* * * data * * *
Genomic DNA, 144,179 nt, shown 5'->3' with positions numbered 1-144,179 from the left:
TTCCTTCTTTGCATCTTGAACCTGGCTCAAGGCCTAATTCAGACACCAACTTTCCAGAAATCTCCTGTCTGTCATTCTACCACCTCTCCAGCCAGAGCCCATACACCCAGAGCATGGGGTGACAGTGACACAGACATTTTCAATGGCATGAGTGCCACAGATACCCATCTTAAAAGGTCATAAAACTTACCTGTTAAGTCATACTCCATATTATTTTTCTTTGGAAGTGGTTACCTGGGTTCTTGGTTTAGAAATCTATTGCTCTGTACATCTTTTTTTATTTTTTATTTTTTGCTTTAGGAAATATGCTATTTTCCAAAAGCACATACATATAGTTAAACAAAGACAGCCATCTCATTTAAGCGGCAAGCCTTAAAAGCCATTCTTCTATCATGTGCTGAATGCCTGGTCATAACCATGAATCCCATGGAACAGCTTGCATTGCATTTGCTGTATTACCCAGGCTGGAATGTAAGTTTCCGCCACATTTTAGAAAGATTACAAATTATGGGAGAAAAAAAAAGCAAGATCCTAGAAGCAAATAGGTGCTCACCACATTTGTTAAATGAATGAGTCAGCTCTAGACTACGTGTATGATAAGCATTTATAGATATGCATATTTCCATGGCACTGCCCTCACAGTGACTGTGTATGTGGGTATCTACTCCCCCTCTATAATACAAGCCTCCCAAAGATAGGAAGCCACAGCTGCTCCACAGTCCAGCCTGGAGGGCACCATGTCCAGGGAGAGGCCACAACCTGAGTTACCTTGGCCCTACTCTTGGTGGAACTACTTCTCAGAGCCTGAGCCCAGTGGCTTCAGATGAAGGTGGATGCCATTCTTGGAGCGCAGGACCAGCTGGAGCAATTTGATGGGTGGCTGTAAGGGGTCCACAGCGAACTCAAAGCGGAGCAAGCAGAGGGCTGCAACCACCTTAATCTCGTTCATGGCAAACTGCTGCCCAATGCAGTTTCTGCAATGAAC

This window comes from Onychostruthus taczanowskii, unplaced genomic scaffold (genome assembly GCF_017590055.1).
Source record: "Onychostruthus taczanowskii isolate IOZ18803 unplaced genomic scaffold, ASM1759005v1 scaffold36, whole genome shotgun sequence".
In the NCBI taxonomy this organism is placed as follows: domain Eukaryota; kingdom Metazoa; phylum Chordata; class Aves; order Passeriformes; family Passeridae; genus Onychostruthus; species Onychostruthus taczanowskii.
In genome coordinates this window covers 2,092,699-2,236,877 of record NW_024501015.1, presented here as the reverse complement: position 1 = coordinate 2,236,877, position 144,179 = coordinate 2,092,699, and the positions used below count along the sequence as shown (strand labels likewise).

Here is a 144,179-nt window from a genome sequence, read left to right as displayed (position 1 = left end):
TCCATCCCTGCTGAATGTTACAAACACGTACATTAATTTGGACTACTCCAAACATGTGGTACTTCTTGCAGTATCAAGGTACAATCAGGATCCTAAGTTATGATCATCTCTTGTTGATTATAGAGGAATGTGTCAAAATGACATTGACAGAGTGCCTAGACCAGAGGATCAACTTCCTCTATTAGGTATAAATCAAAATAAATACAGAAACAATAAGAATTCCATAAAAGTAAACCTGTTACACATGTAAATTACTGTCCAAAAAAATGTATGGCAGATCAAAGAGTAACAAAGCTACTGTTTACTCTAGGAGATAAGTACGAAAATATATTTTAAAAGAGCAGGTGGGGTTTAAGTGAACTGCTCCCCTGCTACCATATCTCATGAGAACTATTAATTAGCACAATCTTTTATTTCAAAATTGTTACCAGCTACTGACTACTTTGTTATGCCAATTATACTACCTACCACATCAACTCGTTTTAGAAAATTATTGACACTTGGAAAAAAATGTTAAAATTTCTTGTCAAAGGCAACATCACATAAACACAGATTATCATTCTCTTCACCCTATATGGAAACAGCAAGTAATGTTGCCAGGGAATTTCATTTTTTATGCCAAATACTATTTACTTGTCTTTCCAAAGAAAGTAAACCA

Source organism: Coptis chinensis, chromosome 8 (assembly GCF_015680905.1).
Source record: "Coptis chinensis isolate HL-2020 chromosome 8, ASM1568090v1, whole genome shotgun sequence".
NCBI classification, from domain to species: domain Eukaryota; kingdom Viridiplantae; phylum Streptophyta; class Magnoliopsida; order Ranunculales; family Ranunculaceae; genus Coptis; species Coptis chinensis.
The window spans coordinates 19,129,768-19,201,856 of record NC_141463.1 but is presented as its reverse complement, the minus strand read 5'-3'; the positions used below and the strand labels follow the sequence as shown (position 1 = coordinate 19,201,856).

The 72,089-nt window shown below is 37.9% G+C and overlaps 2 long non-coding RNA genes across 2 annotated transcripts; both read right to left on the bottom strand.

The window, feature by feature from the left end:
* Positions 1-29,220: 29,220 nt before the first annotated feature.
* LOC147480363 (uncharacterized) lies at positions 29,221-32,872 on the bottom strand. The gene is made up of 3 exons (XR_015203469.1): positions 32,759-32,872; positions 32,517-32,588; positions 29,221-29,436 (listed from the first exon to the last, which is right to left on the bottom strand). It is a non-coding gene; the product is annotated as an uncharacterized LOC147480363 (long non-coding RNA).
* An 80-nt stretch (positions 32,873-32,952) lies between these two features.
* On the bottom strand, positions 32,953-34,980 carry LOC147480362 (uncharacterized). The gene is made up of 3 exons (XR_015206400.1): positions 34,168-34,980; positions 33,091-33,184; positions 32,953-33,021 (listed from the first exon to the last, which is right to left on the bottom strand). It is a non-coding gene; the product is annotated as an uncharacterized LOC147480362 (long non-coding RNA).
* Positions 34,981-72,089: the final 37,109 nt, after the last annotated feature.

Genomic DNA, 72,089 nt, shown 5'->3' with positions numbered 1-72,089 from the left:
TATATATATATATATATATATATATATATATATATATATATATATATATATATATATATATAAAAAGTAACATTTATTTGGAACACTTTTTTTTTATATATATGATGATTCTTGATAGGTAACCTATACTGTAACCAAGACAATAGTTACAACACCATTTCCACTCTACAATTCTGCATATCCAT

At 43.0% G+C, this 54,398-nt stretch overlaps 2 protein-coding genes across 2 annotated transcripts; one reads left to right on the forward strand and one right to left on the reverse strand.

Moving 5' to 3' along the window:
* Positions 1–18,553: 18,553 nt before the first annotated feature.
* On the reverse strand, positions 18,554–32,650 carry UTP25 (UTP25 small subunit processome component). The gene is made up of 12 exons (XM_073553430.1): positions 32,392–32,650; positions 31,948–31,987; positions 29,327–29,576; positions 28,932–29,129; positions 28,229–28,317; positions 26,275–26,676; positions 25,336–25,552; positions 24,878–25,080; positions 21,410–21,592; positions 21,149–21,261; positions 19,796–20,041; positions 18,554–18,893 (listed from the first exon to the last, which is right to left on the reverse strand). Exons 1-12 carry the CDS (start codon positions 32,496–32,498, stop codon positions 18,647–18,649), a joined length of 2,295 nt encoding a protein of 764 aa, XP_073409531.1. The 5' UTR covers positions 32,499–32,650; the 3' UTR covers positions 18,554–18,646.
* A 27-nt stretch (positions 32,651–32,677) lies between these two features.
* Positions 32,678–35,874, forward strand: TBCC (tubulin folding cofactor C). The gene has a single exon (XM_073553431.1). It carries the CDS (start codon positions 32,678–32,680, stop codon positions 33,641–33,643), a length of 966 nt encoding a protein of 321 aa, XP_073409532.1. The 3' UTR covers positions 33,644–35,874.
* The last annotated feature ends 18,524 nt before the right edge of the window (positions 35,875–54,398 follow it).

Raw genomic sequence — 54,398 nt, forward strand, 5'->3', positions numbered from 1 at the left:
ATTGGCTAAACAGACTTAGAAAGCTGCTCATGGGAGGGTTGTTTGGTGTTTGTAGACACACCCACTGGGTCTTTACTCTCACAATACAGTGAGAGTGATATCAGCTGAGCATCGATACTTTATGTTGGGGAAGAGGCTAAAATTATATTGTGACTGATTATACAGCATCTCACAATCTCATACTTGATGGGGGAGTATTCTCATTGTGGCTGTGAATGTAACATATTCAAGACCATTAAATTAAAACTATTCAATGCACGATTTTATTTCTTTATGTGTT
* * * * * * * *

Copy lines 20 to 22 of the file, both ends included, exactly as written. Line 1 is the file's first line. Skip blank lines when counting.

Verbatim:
Genomic DNA, 72,089 nt, shown 5'->3' with positions numbered 1-72,089 from the left:
TATATATATATATATATATATATATATATATATATATATATATATATATATATATATATATAAAAAGTAACATTTATTTGGAACACTTTTTTTTTATATATATGATGATTCTTGATAGGTAACCTATACTGTAACCAAGACAATAGTTACAACACCATTTCCACTCTACAATTCTGCATATCCAT

At 43.0% G+C, this 54,398-nt stretch overlaps 2 protein-coding genes across 2 annotated transcripts; one reads left to right on the forward strand and one right to left on the reverse strand.